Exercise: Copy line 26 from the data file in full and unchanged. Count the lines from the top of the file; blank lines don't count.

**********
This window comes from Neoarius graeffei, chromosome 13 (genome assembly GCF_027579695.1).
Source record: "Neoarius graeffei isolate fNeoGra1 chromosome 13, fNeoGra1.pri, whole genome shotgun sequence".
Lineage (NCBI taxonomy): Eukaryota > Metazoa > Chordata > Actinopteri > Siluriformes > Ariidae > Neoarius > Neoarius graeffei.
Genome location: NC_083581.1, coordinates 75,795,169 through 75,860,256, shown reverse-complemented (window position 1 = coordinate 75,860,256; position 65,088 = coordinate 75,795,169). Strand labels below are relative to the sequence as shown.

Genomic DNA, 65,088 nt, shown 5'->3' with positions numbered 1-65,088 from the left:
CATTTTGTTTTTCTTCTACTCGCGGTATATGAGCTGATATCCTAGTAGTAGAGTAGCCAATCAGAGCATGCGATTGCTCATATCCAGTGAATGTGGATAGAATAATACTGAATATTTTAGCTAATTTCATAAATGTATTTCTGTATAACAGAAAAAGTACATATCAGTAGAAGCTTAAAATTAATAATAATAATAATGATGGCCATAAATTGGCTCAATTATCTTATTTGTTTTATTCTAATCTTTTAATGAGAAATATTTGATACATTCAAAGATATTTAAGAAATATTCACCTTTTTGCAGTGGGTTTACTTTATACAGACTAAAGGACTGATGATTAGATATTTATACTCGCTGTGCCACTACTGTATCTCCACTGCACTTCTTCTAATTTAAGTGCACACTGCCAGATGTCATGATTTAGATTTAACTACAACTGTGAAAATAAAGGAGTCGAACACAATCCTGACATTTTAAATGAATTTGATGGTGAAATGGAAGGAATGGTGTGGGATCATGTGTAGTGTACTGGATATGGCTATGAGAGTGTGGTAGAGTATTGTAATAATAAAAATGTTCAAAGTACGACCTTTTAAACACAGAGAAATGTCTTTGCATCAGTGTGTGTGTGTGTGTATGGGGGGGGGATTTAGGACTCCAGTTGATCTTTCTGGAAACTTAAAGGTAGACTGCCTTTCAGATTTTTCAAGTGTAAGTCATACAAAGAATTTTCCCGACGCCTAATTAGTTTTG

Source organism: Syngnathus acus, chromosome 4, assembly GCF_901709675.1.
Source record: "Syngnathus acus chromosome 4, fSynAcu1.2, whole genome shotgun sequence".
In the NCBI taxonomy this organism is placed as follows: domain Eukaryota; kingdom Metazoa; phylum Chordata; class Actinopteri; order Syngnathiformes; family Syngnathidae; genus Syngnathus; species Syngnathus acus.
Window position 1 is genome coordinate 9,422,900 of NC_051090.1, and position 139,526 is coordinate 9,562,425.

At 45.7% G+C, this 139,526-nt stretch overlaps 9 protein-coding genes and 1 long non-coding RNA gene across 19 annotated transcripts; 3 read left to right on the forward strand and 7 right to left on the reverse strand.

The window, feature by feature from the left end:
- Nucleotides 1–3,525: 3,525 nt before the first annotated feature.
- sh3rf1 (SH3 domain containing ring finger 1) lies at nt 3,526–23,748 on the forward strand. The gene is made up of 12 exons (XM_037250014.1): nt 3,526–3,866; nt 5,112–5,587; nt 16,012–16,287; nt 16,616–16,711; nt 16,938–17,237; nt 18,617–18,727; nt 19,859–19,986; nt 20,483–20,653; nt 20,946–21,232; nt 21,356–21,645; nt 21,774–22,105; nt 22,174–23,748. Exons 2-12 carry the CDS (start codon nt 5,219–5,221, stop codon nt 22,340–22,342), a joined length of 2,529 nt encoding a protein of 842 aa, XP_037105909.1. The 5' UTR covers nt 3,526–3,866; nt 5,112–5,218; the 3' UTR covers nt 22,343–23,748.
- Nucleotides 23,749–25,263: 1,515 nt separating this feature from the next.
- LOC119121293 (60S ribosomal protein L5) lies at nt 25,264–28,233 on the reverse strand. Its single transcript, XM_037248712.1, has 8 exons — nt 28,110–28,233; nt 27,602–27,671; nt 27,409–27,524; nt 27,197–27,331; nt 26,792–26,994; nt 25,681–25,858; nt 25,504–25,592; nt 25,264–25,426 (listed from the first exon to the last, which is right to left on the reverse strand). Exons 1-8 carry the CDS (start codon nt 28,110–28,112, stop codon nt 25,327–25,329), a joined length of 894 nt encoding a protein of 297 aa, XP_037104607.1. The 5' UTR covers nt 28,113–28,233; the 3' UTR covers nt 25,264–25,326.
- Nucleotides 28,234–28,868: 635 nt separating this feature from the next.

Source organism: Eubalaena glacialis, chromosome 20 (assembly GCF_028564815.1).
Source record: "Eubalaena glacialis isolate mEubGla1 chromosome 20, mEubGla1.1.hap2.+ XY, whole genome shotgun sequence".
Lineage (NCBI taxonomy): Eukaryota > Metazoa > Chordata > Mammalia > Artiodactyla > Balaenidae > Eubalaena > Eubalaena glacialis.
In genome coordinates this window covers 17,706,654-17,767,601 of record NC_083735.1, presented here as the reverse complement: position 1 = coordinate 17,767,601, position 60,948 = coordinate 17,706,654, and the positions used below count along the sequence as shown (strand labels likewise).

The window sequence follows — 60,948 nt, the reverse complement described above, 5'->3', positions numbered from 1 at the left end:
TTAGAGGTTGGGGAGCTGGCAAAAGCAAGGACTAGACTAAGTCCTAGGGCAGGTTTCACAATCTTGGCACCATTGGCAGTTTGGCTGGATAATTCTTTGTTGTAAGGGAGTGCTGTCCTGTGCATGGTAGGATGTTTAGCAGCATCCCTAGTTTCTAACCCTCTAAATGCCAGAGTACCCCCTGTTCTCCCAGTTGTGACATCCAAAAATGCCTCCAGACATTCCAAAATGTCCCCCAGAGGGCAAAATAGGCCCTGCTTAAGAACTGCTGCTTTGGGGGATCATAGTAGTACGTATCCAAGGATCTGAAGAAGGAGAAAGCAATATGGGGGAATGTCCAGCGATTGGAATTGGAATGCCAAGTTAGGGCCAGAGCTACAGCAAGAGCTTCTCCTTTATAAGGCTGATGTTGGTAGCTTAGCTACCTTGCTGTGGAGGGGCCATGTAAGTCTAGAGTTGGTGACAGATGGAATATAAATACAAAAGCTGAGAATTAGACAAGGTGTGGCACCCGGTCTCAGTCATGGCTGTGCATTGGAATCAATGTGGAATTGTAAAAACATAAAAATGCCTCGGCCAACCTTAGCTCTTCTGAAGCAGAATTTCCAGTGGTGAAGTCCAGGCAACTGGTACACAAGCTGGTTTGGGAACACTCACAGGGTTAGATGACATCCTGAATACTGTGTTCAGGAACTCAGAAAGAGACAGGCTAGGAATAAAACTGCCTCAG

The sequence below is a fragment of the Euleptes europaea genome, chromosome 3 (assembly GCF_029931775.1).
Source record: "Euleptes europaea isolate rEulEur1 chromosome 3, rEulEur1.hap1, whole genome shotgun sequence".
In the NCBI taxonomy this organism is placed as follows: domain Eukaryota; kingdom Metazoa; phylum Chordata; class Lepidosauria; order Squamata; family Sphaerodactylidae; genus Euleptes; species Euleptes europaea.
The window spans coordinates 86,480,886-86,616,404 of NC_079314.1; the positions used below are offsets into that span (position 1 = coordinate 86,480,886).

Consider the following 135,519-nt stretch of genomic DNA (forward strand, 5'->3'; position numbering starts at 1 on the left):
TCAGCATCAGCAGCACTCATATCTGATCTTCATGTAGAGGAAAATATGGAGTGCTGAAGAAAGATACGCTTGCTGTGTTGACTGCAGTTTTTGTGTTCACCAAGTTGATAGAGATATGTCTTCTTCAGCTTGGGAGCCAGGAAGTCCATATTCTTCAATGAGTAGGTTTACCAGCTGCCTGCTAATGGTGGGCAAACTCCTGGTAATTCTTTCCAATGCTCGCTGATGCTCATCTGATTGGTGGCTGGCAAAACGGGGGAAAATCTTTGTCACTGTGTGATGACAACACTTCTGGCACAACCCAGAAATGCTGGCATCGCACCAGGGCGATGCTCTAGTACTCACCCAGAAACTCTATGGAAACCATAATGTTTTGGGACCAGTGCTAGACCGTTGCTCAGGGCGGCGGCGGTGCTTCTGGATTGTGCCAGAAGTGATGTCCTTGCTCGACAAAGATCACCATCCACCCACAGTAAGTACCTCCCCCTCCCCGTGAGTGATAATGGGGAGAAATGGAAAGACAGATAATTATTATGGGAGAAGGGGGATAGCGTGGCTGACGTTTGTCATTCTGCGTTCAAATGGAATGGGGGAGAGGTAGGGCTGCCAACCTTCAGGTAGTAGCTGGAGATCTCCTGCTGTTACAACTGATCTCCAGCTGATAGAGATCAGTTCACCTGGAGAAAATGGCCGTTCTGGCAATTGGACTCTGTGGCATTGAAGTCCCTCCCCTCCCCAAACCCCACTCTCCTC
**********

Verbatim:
In the NCBI taxonomy this organism is placed as follows: domain Eukaryota; kingdom Metazoa; phylum Chordata; class Lepidosauria; order Squamata; family Sphaerodactylidae; genus Euleptes; species Euleptes europaea.